OBJECTIVE - Hepatic lipotoxicity is characterized by reactive oxygen species (ROS) accumulation, mitochondrial dysfunction, and excessive apoptosis, but the precise sequence of biochemical events leading to oxidative damage and cell death remains unclear. The goal of this study was to delineate the role of mitochondrial metabolism in mediating hepatocyte lipotoxicity.
MATERIALS/METHODS - We treated H4IIEC3 rat hepatoma cells with free fatty acids in combination with antioxidants and mitochondrial inhibitors designed to block key events in the progression toward apoptosis. We then applied (13)C metabolic flux analysis (MFA) to quantify mitochondrial pathway alterations associated with these treatments.
RESULTS - Treatment with palmitate alone led to a doubling in oxygen uptake rate and in most mitochondrial fluxes. Supplementing culture media with the antioxidant N-acetyl-cysteine (NAC) reduced ROS accumulation and caspase activation and partially restored cell viability. However, (13)C MFA revealed that treatment with NAC did not normalize palmitate-induced metabolic alterations, indicating that neither elevated ROS nor downstream apoptotic events contributed to mitochondrial activation. To directly limit mitochondrial metabolism, the complex I inhibitor phenformin was added to cells treated with palmitate. Phenformin addition eliminated abnormal ROS accumulation, prevented the appearance of apoptotic markers, and normalized mitochondrial carbon flow. Further studies revealed that glutamine provided the primary fuel for elevated mitochondrial metabolism in the presence of palmitate, rather than fatty acid beta-oxidation, and that glutamine consumption could be reduced through co-treatment with phenformin but not NAC.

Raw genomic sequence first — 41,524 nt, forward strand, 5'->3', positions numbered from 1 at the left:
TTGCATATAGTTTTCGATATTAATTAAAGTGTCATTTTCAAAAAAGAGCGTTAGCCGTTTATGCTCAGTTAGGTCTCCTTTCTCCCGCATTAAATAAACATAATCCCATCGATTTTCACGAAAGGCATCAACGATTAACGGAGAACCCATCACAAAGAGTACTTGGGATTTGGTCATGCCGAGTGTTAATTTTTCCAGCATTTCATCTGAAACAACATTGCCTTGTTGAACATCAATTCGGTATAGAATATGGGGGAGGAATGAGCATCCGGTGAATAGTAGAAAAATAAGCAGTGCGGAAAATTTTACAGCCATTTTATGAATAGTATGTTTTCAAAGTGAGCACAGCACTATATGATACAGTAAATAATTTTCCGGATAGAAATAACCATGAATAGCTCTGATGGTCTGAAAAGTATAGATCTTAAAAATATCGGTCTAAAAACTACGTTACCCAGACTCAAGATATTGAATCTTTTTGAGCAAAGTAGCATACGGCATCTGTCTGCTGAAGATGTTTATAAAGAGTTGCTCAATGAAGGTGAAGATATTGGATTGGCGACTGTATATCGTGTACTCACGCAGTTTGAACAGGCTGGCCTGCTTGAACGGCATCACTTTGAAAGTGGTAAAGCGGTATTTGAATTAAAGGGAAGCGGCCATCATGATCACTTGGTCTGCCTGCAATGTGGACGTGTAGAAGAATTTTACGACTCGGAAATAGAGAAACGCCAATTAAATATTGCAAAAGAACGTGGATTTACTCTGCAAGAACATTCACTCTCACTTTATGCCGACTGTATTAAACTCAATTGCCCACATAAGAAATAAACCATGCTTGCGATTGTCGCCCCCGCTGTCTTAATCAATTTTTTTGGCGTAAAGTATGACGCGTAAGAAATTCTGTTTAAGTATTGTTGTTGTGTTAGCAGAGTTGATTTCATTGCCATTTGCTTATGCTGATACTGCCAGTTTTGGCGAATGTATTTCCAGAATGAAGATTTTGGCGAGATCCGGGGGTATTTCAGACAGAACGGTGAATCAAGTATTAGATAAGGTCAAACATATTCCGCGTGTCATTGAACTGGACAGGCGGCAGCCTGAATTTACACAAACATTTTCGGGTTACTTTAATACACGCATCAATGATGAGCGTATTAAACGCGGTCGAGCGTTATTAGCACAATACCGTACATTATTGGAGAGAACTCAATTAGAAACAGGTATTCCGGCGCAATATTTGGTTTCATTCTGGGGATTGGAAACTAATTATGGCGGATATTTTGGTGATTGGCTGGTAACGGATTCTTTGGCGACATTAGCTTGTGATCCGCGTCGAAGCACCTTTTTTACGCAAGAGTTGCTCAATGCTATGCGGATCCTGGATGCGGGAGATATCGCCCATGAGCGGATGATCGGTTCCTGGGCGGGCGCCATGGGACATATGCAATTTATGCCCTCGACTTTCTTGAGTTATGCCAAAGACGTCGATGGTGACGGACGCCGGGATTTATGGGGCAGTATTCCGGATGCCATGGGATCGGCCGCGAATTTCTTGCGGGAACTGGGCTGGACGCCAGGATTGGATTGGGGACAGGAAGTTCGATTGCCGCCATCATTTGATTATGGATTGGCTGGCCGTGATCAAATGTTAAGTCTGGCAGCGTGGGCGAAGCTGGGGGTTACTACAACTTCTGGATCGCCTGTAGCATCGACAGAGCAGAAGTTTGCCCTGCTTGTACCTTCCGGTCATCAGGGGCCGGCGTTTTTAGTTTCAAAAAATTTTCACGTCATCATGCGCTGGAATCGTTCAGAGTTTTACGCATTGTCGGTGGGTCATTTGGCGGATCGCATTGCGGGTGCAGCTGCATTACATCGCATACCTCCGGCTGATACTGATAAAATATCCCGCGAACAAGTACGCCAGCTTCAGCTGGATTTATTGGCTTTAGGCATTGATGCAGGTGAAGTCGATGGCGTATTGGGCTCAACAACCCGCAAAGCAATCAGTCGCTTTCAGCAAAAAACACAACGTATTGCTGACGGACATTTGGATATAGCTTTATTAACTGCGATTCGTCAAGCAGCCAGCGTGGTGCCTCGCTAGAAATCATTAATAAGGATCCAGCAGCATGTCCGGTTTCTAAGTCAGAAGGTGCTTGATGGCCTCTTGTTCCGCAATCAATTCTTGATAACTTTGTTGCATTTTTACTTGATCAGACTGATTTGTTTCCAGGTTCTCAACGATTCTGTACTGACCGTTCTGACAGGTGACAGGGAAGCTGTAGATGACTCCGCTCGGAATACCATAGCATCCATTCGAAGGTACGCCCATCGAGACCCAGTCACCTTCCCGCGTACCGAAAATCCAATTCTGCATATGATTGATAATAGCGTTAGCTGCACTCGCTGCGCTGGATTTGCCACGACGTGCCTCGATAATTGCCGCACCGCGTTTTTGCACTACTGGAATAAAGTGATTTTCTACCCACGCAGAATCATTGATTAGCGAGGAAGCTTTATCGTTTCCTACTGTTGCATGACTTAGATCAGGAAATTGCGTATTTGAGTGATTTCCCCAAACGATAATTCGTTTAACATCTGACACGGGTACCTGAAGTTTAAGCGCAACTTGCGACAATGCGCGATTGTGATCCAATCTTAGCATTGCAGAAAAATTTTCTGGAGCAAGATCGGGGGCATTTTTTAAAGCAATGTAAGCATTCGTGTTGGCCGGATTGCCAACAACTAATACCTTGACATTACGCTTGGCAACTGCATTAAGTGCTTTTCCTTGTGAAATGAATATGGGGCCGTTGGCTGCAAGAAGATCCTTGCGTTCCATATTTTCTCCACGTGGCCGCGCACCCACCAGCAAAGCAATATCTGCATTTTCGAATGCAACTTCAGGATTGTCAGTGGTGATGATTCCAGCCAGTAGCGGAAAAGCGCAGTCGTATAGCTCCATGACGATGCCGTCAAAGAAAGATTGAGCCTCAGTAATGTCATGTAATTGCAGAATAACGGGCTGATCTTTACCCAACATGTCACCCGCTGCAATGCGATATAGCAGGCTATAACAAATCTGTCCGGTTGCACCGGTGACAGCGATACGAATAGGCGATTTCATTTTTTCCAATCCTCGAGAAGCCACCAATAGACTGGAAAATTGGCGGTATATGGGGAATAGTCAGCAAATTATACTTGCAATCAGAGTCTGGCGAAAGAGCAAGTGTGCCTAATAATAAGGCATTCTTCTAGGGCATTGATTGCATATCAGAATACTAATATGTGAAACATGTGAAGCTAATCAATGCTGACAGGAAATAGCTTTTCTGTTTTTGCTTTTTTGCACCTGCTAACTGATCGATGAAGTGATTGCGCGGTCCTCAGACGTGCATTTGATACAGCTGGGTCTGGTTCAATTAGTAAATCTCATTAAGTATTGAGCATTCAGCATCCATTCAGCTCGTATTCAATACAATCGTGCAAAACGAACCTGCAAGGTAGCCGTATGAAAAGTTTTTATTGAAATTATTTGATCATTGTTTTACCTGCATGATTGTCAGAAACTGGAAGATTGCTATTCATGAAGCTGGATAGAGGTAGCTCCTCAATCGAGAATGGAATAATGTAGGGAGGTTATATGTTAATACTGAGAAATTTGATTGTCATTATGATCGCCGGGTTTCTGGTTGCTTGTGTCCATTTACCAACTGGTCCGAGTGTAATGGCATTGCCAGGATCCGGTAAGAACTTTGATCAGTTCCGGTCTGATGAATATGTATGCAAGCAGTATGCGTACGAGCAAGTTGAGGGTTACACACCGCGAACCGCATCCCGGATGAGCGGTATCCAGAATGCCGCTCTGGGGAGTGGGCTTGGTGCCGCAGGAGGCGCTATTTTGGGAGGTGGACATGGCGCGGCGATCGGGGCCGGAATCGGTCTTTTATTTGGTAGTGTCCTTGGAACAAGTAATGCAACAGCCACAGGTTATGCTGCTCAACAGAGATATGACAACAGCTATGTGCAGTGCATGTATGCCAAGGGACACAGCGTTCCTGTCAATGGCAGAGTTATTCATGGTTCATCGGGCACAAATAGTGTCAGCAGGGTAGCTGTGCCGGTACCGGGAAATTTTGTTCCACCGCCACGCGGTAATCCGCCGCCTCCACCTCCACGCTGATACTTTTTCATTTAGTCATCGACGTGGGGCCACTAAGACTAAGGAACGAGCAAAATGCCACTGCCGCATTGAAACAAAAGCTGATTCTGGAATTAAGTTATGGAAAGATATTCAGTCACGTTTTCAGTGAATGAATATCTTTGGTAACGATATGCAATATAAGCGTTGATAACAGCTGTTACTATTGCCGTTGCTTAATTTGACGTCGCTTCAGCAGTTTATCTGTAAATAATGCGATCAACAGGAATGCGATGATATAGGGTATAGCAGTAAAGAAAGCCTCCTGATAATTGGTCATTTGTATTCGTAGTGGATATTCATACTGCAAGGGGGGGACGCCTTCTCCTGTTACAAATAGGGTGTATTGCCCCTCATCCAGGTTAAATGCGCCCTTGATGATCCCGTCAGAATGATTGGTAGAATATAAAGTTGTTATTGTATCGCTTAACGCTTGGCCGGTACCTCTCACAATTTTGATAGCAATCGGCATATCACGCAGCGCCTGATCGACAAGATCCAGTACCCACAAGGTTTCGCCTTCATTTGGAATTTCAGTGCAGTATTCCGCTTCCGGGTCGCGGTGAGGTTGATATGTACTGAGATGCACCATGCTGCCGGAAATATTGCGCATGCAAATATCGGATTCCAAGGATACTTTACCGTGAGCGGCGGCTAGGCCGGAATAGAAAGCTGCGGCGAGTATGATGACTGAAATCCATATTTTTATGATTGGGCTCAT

CONCLUSION - Our results indicate that ROS accumulation in palmitate-treated H4IIEC3 cells occurs downstream of altered mitochondrial oxidative metabolism, which is independent of beta-oxidation and precedes apoptosis initiation.